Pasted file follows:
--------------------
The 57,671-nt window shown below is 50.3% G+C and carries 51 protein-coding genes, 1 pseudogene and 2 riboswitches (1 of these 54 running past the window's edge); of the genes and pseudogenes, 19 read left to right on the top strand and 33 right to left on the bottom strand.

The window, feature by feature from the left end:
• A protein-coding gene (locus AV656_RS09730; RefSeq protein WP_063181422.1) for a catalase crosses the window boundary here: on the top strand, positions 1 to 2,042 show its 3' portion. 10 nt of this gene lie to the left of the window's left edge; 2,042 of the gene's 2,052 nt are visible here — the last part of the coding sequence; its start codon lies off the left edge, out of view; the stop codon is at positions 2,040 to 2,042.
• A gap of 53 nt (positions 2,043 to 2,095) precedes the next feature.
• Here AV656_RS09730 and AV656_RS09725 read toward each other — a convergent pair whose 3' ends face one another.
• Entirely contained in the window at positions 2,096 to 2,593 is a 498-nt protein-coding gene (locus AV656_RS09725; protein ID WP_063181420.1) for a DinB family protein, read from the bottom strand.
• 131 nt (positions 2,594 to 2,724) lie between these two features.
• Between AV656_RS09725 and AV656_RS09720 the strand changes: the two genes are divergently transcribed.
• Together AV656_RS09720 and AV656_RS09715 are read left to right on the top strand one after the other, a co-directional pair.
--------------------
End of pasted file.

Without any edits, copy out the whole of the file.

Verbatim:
The 57,671-nt window shown below is 50.3% G+C and carries 51 protein-coding genes, 1 pseudogene and 2 riboswitches (1 of these 54 running past the window's edge); of the genes and pseudogenes, 19 read left to right on the top strand and 33 right to left on the bottom strand.

The window, feature by feature from the left end:
• A protein-coding gene (locus AV656_RS09730; RefSeq protein WP_063181422.1) for a catalase crosses the window boundary here: on the top strand, positions 1 to 2,042 show its 3' portion. 10 nt of this gene lie to the left of the window's left edge; 2,042 of the gene's 2,052 nt are visible here — the last part of the coding sequence; its start codon lies off the left edge, out of view; the stop codon is at positions 2,040 to 2,042.
• A gap of 53 nt (positions 2,043 to 2,095) precedes the next feature.
• Here AV656_RS09730 and AV656_RS09725 read toward each other — a convergent pair whose 3' ends face one another.
• Entirely contained in the window at positions 2,096 to 2,593 is a 498-nt protein-coding gene (locus AV656_RS09725; protein ID WP_063181420.1) for a DinB family protein, read from the bottom strand.
• 131 nt (positions 2,594 to 2,724) lie between these two features.
• Between AV656_RS09725 and AV656_RS09720 the strand changes: the two genes are divergently transcribed.
• Together AV656_RS09720 and AV656_RS09715 are read left to right on the top strand one after the other, a co-directional pair.